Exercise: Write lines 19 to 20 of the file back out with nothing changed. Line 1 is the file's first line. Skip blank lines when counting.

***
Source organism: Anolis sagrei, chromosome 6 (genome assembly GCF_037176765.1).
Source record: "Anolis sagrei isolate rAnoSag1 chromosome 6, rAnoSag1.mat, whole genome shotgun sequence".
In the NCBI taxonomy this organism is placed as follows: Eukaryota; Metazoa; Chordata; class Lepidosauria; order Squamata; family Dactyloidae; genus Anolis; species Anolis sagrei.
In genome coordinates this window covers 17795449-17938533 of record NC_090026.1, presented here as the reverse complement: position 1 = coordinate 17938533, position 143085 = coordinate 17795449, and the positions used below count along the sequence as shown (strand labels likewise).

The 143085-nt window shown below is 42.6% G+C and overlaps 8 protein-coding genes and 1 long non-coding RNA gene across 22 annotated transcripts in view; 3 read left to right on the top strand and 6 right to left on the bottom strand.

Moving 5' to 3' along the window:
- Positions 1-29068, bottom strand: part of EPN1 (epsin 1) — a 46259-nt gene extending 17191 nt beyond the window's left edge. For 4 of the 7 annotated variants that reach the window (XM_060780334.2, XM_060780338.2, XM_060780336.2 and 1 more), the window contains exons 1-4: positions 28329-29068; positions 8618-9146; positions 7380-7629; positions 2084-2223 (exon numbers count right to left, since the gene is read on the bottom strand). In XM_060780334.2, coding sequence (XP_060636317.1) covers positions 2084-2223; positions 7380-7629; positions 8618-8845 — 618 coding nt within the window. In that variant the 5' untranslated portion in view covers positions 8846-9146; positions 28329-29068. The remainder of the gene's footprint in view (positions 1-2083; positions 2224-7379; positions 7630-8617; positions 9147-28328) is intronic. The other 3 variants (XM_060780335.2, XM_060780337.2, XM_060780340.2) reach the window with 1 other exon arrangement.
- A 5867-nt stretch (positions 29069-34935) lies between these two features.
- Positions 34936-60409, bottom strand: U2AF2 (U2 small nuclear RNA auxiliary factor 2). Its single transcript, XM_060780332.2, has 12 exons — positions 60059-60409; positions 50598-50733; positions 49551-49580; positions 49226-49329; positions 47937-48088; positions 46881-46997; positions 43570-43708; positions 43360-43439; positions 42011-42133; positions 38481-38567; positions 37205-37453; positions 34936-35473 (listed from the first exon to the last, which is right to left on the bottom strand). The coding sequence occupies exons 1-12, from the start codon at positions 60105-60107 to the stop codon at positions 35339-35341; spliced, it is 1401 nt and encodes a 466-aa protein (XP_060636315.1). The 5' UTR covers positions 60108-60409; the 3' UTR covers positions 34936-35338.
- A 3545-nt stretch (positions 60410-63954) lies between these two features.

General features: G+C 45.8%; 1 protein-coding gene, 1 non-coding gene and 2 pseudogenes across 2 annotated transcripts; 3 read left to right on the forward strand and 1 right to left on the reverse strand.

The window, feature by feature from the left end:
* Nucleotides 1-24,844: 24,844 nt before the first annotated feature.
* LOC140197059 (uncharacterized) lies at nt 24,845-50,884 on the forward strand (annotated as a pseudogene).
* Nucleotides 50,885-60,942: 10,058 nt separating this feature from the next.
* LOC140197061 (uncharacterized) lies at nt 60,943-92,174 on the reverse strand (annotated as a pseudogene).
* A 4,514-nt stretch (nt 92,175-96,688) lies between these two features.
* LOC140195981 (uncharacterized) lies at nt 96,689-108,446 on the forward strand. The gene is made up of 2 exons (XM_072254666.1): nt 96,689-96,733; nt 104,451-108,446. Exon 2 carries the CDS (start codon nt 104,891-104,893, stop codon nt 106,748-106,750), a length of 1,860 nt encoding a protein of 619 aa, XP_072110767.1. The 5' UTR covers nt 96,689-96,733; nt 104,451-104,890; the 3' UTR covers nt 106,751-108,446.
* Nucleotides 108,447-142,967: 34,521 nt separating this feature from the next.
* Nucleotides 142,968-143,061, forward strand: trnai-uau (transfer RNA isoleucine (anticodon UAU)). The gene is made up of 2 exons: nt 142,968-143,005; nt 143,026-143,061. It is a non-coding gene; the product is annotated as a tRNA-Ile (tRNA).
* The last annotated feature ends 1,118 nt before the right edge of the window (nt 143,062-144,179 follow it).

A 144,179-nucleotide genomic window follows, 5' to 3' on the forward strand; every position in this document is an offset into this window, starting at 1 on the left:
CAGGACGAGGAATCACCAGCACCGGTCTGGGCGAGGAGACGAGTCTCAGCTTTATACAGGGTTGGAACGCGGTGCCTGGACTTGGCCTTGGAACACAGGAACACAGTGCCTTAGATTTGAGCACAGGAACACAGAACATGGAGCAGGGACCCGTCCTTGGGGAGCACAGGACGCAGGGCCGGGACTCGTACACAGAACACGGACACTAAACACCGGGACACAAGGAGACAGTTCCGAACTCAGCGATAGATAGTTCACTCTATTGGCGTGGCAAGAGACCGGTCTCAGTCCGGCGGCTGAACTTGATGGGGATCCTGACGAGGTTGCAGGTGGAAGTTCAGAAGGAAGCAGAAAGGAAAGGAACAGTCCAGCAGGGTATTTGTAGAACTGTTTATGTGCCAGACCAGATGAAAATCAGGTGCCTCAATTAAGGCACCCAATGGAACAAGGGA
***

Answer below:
* Nucleotides 108,447-142,967: 34,521 nt separating this feature from the next.
* Nucleotides 142,968-143,061, forward strand: trnai-uau (transfer RNA isoleucine (anticodon UAU)). The gene is made up of 2 exons: nt 142,968-143,005; nt 143,026-143,061. It is a non-coding gene; the product is annotated as a tRNA-Ile (tRNA).